Tuesday, 19 December 2017

Of Paris 19/12

My trips to and from France are usually a fraught affair. Rushing to get to a station on time, checking in, passport control and all the rest of it. It takes very little to complicate the journey still further - usually it is the late arrival of one of the legs of the journey or just me. 

Waiting at St Pancras International for the 07.55 to Paris
Today I added another complication. I made arrangements to meet the good people at HyVibe Audio to try out the prototype of a guitar I have ordered from them when it comes into production in June. Gimmicks have always a been a weakness of mine, but these days I can mostly resist on account of cost, lack of available space and stopping to think about whether I really need whatever it is.  Increasingly I am of the opinion that I have too much stuff and don’t need anything more. 

I decided to make an exception for HyVibe. I think I first encountered them as one of those irritating suggestions on Facebook as a product that might interest me ... or was it YouTube ... or it could have been an Indiegogo mailshot. Whatever, I did just what Facebook/YouTube/Indiegogo wanted and clicked. I was taken to the Indiegogo website, which you may know means crowdfunding. The product wasn’t the first thing to catch my attention. What initially excited me was that the company was started up by people from IRCAM! IRCAM, as you may also know, is a place in Paris where, in my imagination at least, the most wonderful and magical music is possible. Sometime during a family trip to Paris in the 1990s I insisted we visit places like the Centre Pompidou to experience the architecture of an inside out building and I stood in reverence outside nearby IRCAM. I had wild flights of fancy about the hitherto unimaginable music that must be emerging from experiments in subterranean musical laboratories. I have no idea if that is really what happens, but it felt appropriate that it should. One day I may actually get to find out.

HyVibe have managed to get themselves noticed and, for a small company, they are certainly gathering a lot of attention. That is, they keep popping up in various feeds and threads to which I am subscribed. Good for them. If I ever get a recording together I should tap into their one-man advertising and marketing department. Their own website demonstrates the principles behind their guitar project. Basically the instrument uses the spruce belly of the guitar (the prototype uses a Martin as the starting point ... could do worse!) as an amplifying surface more akin to a speaker than a resonator. As a result sounds, including the acoustic guitar itself, may not only be played and amplified, but also an otherwise acoustic guitar can be played with added effects. I contacted the company a couple of months ago to ask if I could visit on one of my trips through Paris to try it out for myself and they readily agreed. We made a tentative arrangement for December and, having heard what other people have done with the prototype in the interim advertising videos and the guitar’s live launch party webcast a couple of weeks ago, I was even more keen to try it out for myself.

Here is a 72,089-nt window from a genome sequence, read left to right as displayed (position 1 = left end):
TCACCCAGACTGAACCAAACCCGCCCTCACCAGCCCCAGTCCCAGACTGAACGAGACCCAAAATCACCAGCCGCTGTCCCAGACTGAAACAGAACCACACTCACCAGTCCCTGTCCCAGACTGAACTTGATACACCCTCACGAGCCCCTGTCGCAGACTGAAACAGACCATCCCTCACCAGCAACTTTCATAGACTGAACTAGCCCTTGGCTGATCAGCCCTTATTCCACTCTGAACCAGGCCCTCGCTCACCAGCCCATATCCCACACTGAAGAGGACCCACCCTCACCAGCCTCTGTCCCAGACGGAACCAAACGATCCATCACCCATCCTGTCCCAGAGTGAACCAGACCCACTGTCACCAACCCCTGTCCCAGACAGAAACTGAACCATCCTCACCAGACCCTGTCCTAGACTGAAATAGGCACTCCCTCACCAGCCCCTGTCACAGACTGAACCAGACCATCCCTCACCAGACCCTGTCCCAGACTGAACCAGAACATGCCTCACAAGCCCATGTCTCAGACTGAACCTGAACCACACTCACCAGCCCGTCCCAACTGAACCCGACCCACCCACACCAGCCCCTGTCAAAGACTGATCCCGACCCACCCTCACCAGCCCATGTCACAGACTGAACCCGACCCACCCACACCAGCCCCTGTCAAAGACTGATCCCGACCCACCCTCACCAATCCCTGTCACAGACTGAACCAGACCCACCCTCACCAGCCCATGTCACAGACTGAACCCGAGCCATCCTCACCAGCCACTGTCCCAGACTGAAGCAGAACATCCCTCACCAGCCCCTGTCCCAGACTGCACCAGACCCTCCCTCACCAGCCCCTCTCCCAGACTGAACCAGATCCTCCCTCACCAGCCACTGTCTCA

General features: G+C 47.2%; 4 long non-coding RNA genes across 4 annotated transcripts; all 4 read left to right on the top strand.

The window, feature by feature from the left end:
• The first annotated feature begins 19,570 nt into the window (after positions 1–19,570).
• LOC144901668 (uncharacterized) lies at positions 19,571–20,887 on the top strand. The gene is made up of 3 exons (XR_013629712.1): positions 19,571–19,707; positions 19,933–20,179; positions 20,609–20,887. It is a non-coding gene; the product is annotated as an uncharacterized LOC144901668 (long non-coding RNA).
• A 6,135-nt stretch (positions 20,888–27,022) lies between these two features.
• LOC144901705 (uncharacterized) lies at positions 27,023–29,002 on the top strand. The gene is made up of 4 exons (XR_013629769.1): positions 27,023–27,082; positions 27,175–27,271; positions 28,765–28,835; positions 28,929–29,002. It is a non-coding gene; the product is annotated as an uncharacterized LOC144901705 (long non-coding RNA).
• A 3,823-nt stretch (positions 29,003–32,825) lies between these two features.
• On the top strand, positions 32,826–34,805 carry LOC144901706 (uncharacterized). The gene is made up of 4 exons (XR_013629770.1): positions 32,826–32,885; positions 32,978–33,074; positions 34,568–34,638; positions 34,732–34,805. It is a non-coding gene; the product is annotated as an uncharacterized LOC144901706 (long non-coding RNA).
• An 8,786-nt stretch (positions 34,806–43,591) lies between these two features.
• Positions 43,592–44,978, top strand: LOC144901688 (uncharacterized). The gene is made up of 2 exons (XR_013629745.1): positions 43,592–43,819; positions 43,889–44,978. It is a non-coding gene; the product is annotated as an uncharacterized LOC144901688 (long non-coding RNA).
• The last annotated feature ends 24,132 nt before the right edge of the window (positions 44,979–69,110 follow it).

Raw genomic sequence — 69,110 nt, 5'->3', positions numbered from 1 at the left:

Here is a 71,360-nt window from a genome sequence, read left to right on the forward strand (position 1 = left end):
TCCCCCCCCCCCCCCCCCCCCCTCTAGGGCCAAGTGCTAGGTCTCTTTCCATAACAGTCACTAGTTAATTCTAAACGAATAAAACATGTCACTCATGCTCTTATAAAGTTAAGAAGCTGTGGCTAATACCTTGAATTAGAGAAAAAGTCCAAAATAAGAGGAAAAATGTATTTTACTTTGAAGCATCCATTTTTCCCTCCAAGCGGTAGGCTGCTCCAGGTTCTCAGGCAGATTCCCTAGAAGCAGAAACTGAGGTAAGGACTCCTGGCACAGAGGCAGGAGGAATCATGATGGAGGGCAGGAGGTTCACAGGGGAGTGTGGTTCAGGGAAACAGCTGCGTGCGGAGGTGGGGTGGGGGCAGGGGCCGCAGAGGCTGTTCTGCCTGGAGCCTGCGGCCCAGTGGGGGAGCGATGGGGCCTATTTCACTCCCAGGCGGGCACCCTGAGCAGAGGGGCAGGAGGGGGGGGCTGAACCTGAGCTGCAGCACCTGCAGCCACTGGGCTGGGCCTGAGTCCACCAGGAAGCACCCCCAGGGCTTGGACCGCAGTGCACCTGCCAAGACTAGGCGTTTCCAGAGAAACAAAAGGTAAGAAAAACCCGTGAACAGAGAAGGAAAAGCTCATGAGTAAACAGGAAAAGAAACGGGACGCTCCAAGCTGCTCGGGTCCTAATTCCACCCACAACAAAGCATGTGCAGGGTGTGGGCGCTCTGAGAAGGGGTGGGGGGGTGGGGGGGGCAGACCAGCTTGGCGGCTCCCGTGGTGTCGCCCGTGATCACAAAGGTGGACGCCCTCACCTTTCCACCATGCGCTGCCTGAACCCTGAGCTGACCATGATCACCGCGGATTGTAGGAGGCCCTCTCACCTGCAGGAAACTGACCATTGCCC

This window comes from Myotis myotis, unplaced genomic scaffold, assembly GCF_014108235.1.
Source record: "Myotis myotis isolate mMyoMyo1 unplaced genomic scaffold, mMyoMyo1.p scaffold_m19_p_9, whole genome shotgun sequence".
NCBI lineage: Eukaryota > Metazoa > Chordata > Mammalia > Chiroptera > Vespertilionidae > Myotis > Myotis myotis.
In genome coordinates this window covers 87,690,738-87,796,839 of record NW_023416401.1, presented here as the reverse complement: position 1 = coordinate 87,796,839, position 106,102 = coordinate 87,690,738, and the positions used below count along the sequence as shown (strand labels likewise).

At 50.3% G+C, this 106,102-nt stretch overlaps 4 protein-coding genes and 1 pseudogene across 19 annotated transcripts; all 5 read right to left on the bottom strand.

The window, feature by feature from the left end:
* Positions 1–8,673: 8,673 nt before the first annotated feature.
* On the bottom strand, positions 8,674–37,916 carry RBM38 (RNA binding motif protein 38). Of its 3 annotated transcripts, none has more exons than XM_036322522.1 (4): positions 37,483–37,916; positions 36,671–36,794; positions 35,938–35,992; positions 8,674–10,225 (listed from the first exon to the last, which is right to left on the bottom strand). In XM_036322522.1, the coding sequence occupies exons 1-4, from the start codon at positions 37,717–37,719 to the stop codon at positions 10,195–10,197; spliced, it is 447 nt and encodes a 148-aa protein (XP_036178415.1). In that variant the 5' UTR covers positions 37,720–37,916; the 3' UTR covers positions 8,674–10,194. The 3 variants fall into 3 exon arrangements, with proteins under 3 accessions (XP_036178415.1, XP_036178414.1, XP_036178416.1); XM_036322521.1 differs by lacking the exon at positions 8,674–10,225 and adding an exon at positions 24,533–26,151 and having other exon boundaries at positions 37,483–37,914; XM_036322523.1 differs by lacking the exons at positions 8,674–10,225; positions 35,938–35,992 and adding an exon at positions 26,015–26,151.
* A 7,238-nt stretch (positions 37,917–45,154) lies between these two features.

As much as Monday’s plans went awry, Tuesday’s were super smooth. I woke up in London at 3am in the guest bedroom of my dear friend, M. I thought I might actually manage a little more sleep, but that didn’t happen. However a leisurely stroll to West Hampstead Station at 6am, a train to St Pancras, a spot of breakfast and check-in to my Eurostar booking due to leave at 8am. I maintain that after the multiple abuses one suffers in airports and whilst flying the train is so much more civilised, except when travelling a Sunday of course, but I think I have already expressed those concerns elsewhere in these essays. 

The journey to Paris Nord passed quickly, mainly owing to the friendly woman sitting next to me. We mostly chatted about the lack of promised on-board wi-fi, her job as a massage therapist and the friend she was going to meet in Paris before catching the 9pm train back to London. It was all very cordial. The rest of the journey to HyVibe Audio’s centre of operations close to Montparnasse was also very easy. 

An easy trip from Gare du Nord to Saint-Placide on the Métro

Once there I couldn’t find the actual building and ended up in a school at the same address asking for directions. A quick phone call to Matt Volsky, my contact at HyVibe, soon put me right and he came down the stairs of the adjacent building to meet me at a locked security gate. He and Adrien Mamou-Mani, another of the three founders of the company and a rather gifted and accomplished acoustic scientist, had only arrived back in Paris from their trip to New York to introduce the HyVibe guitar to Guitar World five hours earlier, so I suspect he was not at his best. I was introduced to the team. Apparently I was the first actual customer to try out the guitar. That seemed to make it a significant day for them too. My worries were two-fold. Firstly, would the guitar sound good and play well and was it a serious instrument above everything else? Secondly, the name HyVibe. It reminded me of another “instrument” I bought many decades ago that, at the time I thought so cool, but that turned out to be a musical dead end. That was an Optigan, a chipboard-built keyboard that used twelve-inch floppy discs that looked a bit like big versions of the free discs that came with some music publications in the sixties. These optical floppy discs were printed with stripes and patterns reminiscent of a monochrome Bridget Riley painting, but these patterns could be interpreted by the Optigan to play looped accompaniments to melodies played on the keyboard. The Optigan was unwieldy, required at least two strong people to lift it and Mattel, the manufacturers, let it die. Within a few years the MIDI protocol was established and Optigan would have bitten the dust anyway. However HyVibe is not the Optigan and neither do I see it disappearing in a cloud of indifference unlike my previous purchase.